People across England stand to benefit from a project to identify radical new approaches to prevent cardiovascular disease and reduce pressure on the NHS, following the appointment of Professor John Deanfield as Government Champion for Personalised Prevention.
Professor Deanfield, who is a professor of cardiology at University College London and led a review into the NHS Health Check in 2021, has been asked by the Secretary of State for Health and Social Care to explore and expand the role of technology, so people can better look after their health and reduce the risk of cardiovascular disease.
The Government Champion for Personalised Prevention will lead a taskforce with expertise on health policy, health technology, behavioural science, big data and health economics. His taskforce will develop a set of evidence-based recommendations to deliver a vision for a modern, personalised cardiovascular disease prevention service. They will explore a range of ideas, including the use of personalised data to better predict and prevent ill health. They will also look at how the latest health technology could be used to predict, prevent, diagnose and treat key risk factors for cardiovascular disease and other health conditions.
Cardiovascular disease and its risk factors are major drivers of ill-health, economic inactivity and premature death. It accounts for up to 250,000 hospital admissions and around 140,000 deaths in England each year and costs the NHS approximately £7.4 billion annually.
Secretary of State for Health and Social Care, Steve Barclay, said: "Technology is crucial to a forward-looking, modern NHS, and Professor Deanfield’s work will help us understand how people across the country could use it in their day-to-day lives and prevent cardiovascular disease. These conditions account for a quarter of a million hospital admissions a year, and cost the NHS billions of pounds - this ambitious project could see real impact on those who suffer from, or are at risk of this disease."
The appointment is expected to last at least 6 months. He will put forward a series of recommendations to government following his work, which will:
- Identify new ways of predicting, preventing, diagnosing and treating major risk factors for cardiovascular disease, using the latest health technology, intelligence and data.
- Advise on how individuals, businesses and public services could be incentivised to support prevention outside of the NHS.
- Predict and manage disease more effectively using personalised data.
- Create new partnerships to innovate the way in which we deliver preventative services, bringing care closer to home and communities.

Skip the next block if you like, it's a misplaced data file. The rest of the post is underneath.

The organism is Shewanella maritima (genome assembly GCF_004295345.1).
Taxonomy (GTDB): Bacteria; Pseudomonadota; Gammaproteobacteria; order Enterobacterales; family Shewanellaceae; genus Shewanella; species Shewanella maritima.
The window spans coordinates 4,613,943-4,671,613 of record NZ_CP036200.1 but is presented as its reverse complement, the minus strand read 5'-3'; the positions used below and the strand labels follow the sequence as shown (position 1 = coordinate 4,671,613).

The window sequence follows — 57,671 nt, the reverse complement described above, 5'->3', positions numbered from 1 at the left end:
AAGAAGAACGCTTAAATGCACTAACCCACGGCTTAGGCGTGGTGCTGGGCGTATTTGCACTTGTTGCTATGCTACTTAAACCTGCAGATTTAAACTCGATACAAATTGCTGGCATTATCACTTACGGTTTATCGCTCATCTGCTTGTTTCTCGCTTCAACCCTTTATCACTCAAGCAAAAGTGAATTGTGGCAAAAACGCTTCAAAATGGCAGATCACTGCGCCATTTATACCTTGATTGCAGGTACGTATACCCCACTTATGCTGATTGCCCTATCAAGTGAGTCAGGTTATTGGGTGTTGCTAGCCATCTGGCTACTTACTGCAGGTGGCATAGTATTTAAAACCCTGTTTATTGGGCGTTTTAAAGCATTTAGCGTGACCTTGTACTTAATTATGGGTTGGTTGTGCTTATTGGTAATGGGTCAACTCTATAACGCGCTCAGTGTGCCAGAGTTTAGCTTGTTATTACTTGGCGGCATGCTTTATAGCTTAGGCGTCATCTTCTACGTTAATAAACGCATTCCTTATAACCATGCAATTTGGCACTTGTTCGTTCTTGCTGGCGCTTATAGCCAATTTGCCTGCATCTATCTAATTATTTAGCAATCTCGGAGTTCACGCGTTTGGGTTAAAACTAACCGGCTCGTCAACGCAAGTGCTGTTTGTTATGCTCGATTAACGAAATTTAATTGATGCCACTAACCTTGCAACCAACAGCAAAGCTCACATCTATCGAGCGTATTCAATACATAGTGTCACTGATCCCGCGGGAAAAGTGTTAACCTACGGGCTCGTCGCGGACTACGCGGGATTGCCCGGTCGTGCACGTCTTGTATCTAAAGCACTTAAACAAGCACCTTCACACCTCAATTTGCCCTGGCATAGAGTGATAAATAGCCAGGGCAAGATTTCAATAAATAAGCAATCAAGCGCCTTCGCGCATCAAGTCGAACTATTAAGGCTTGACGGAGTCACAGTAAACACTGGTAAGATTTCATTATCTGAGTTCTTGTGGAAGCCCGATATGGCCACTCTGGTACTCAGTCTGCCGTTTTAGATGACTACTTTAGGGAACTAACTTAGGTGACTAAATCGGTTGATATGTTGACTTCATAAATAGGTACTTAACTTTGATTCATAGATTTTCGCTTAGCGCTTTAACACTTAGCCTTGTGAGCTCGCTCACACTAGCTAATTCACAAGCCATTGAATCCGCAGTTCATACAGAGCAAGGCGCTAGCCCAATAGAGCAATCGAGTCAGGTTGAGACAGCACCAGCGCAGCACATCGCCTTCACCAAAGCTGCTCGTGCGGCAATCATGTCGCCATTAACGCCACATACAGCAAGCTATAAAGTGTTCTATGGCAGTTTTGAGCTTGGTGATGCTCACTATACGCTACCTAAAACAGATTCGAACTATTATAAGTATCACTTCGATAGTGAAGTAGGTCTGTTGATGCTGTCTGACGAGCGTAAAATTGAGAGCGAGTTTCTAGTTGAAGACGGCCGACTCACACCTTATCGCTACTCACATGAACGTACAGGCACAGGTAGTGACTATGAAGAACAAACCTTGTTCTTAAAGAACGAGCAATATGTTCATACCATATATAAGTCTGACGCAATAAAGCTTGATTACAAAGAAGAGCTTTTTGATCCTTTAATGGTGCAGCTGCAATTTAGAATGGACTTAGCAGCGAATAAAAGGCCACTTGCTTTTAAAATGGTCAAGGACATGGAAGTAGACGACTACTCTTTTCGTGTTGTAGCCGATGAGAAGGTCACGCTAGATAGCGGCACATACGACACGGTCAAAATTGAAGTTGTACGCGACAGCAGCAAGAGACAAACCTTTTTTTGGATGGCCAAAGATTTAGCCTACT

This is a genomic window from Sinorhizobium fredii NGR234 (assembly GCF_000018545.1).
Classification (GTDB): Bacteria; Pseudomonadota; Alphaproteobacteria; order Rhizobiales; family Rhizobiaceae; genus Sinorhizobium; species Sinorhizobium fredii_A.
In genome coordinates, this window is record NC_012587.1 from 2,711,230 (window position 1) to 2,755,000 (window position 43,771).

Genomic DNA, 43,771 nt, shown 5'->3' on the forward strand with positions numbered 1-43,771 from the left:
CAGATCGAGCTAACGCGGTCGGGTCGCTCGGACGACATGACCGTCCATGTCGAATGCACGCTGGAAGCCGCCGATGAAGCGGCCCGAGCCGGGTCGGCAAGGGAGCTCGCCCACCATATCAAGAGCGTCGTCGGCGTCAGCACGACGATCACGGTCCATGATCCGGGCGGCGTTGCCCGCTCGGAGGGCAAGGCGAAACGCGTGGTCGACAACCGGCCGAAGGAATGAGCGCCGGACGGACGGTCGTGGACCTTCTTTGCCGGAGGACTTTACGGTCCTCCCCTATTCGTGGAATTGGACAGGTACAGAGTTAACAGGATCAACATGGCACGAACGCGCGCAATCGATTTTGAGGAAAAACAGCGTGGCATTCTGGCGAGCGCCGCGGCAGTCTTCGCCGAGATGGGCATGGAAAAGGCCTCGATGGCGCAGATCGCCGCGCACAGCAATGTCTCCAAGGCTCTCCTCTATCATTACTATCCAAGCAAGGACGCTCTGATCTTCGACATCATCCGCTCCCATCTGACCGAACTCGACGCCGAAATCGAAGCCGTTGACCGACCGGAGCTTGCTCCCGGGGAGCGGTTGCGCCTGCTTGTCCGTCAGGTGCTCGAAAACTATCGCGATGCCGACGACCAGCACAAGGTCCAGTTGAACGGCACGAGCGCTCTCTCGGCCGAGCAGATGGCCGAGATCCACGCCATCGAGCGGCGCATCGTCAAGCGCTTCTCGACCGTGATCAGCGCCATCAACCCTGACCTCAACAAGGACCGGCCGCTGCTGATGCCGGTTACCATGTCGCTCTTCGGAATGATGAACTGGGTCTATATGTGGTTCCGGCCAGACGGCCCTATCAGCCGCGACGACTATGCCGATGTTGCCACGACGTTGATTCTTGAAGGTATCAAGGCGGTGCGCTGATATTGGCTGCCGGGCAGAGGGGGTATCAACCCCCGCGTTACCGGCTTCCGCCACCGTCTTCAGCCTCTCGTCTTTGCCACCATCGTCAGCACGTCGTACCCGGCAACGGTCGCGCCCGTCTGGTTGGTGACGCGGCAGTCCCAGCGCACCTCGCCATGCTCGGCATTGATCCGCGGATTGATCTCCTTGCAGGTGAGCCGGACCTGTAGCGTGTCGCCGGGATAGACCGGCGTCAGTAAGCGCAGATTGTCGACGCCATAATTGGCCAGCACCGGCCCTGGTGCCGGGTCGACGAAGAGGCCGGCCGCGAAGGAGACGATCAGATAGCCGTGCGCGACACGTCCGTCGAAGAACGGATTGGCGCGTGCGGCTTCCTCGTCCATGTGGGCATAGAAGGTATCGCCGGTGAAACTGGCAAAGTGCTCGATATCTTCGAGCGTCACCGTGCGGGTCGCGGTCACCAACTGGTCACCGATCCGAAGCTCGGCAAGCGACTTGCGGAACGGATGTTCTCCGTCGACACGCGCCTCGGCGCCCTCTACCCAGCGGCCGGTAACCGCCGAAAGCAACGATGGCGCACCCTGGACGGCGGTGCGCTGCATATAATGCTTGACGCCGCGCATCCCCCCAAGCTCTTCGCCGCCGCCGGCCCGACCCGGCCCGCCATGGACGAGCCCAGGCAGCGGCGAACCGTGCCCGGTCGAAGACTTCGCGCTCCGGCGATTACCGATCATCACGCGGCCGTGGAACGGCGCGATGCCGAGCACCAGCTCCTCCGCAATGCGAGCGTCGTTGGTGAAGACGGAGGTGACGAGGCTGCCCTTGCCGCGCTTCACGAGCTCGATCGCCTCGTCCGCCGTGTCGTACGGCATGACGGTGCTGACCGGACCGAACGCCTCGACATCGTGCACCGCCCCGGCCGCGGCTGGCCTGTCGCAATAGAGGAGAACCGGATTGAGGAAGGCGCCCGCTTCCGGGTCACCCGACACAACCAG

- Identify how this vision for cardiovascular disease prevention might impact on conditions with shared risk factors, such as diabetes and dementia.
Government Champion for Personalised Prevention, Professor John Deanfield, CBE, said: "I am thrilled to continue my work with the government on cardiovascular disease prevention. This appointment provides a real opportunity to radically rethink our approach to cardiovascular health and disease prevention and I’m confident we have the right people around the table to do this.
"We intend to build on my recent review of the NHS Health Check and evolve this vision into an ongoing, life-long programme that empowers people to take control of predicting, managing and reducing their lifetime cardiovascular risk."
The appointment of Professor Deanfield builds on the other tech initiatives the government is exploring. These include an NHS Digital Health Check trial in Cornwall and the pilot of the Better Health: Rewards app in Wolverhampton which will incentivise people to eat better and move more.
The news of Professor Deanfield’s appointment coincides with the publication of the Office of Health Improvement and Disparities (OHID) quarterly NHS Health Check data, England’s cardiovascular disease prevention scheme.
It shows 677,118 offers were made and 271,899 checks carried out in quarter 3 in 2022 to 2023, up from 300,877 and 136,100 respectively in the same quarter in 2021 to 2022.
NHS national medical director, Professor Sir Stephen Powis, said: "While NHS action has already contributed to significant reductions over the last 3 decades, cardiovascular disease remains a major cause of premature death and disability, particularly hitting healthy life expectancy for people in the least well-off areas.
"Finding new ways of combining data and technology with on the ground services has real potential to prevent illness, saving more lives and reducing the cost of cardiovascular disease to the NHS in the long term, so we look forward to working with Professor Deanfield and partners to identify the most promising opportunities."
To improve further the numbers of eligible people completing the NHS Health Check, a new digital check is being tested and evaluated in Cornwall. This came off the back of the review led by Professor Deanfield in 2021 and a report is expected in 2023.
The government is now exploring how to make a digital NHS Health Check available nationally, alongside the in-person check. The check will help users take action to improve their health independently, link to national and local services and enable general practice to start clinical care where appropriate. This work will tie in closely with the overall vision of the Government Champion for Personalised Prevention.